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1:30PM

The Extremes To Which Non-Resilient National Medical Systems Must Go When Facing a Potential Epidemic

LATIN AMERICAN COUNTRIES, EXPERIENCING OUTBREAKS OF A PREVIOUSLY MUNDANE VIRUS (ZIKA) THAT HAS APPARENTLY MUTATED TO THE POINT OF TRIGGERING DEVASTATING BIRTH DEFECTS, ARE TAKING THE UNPRECEDENTED STEP OF ASKING WOMEN TO DELAY PREGNANCIES - IN ONE CASE UNTIL 2018. Mosquito-borne, Zika seems to be expanding its reach with climate change and the heightened international travel dynamics associated with globalization. In other words, this growing medical challenge feels like a glimpse of the world's near-term collective future, one which places unusual and profound pressures on the resilience of national medical systems. (The map above comes from the CDC).

The gist from a great WAPO piece over the weekend:

The rapid spread of the Zika virus has prompted Latin American governments to urge women not to get pregnant for up to two years, an extraordinary precaution aimed at avoiding birth defects believed to be linked to the mosquito-borne illness.

What until recently was a seemingly routine public health problem for countries that are home to a certain type of mosquito has morphed into a potentially culture-shaping phenomenon in which the populations of several nations have been asked to delay procreation. The World Health Organization says at least 20 countries or territories in the region, including Barbados and Bolivia, Guadeloupe and Guatemala, Puerto Rico and Panama, have registered transmission of the virus.

Although the Zika virus has been documented since the 1940s, it began its assault on Latin America in the past several months. The hardest-hit country has been Brazil, where more than 1 million people have contracted the virus. In the past four months, authorities have received reports of nearly 4,000 cases in which Zika may have caused microcephaly in newborns. The condition results in an abnormally small head and is associated with incomplete brain development. Colombia, which shares an Amazonian border with Brazil, reacted to its own Zika outbreak, numbering more than 13,000 cases, by urging women not to get pregnant in the next several months. Other countries, including Jamaica and Honduras, also have urged women to delay having babies.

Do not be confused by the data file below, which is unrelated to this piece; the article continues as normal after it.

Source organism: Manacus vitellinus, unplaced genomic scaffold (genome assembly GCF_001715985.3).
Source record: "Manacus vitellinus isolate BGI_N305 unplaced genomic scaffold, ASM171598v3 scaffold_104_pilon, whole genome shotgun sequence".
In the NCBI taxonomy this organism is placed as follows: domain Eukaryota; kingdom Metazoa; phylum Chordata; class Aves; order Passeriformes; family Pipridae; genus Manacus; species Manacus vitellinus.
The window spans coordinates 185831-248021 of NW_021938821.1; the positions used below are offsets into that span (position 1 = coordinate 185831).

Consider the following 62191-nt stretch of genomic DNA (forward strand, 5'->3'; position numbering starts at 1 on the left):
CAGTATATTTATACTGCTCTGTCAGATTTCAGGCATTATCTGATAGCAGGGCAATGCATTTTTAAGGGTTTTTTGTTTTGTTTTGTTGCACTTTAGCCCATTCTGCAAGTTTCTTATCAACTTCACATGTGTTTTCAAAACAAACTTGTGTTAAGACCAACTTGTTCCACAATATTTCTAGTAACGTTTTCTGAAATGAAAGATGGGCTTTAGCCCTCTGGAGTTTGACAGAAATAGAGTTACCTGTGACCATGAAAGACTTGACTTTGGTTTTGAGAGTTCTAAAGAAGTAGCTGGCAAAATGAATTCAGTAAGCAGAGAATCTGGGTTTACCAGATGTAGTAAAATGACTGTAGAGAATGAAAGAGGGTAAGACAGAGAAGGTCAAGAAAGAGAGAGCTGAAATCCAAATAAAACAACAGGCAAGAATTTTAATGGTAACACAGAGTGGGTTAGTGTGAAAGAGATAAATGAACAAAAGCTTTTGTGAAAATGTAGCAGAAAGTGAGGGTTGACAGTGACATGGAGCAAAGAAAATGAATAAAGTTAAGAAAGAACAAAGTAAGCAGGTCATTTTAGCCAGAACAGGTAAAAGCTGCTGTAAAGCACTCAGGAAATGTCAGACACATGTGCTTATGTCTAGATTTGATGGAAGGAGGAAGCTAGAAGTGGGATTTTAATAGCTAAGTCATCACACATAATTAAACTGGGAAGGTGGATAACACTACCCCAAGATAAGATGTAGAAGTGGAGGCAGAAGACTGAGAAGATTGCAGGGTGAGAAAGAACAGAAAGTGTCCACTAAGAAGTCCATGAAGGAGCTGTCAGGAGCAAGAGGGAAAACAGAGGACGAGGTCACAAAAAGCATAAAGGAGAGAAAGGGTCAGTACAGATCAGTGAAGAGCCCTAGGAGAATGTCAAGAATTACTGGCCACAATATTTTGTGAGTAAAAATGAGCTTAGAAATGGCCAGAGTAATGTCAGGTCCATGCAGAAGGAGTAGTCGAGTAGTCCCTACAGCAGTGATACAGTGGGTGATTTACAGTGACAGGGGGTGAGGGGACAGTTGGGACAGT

After more than 5,000 suspected Zika cases were reported last year and in the first weeks of 2016, El Salvador on Thursday took the most extreme stance so far: Deputy Health Minister Eduardo Espinoza urged women to refrain from getting pregnant before 2018.

Culture-shaping is the operative term here. We've long associated globalization with culture/society-shaping dynamics - particularly in the violent responses it can spawn in terms of insurgencies and terrorist movements designed to "safeguard" locals from its perceived pernicious effects (often surrounding the social standing of women who are disproportionally empowered by gender-neutral networks that invade traditional societies in globalization's wake). But climate change will clearly fall into the same category of impact: social behavior will be transformed. Here, we're talking overwhelmingly Catholic societies being asked to embrace birth control by states fearful of medical costs associated with an unfolding epidemic.

But as we've learned with "the pill," AIDS epidemic and abortion rights, it gets really hard to alter that most intimate of social behaviors.

Outside the National Maternity Hospital in San Salvador, Selina Velasquez Cortez, a 30-year-old employee of a sardine factory who has been trying to get pregnant for two years, said there is no way she will stop trying now.

Clearly the US is already taking note and following a similar path of prevention - for now:

The Centers for Disease Control and Prevention on Friday added eight to a list of 14 countries and territories it has urged pregnant U.S. women to avoid because of the risk associated with Zika outbreaks. So far there is no vaccine for the virus.

Having the right vaccine is the ultimate resilience reservoir, as we've learned across the 20th century, when the biggest killer (at 300 million) by far was chicken pox - not warfare. Humanity basically doubled its life-expectancy at birth from 1900 to 2000 (from low-30s to mid-60s globally), and early childhood vaccines were the primary engine of that amazing achievement. Prior to vaccines, that life expectancy at birth measure hadn't move much at all over the previous 10,000 years of human existence.

But now humanity enters into a new age (Anthropocene, as some in the scientific community call it) where our cumulative and growing impact on the planet doubles back upon us with sped-up evolutionary challenges that not only trigger one of Earth's biggest extinction spasms (loads of species disappearing in a massive die-off) but likewise force nations to rethink what it means to have truly resilient national medical systems.

 

 

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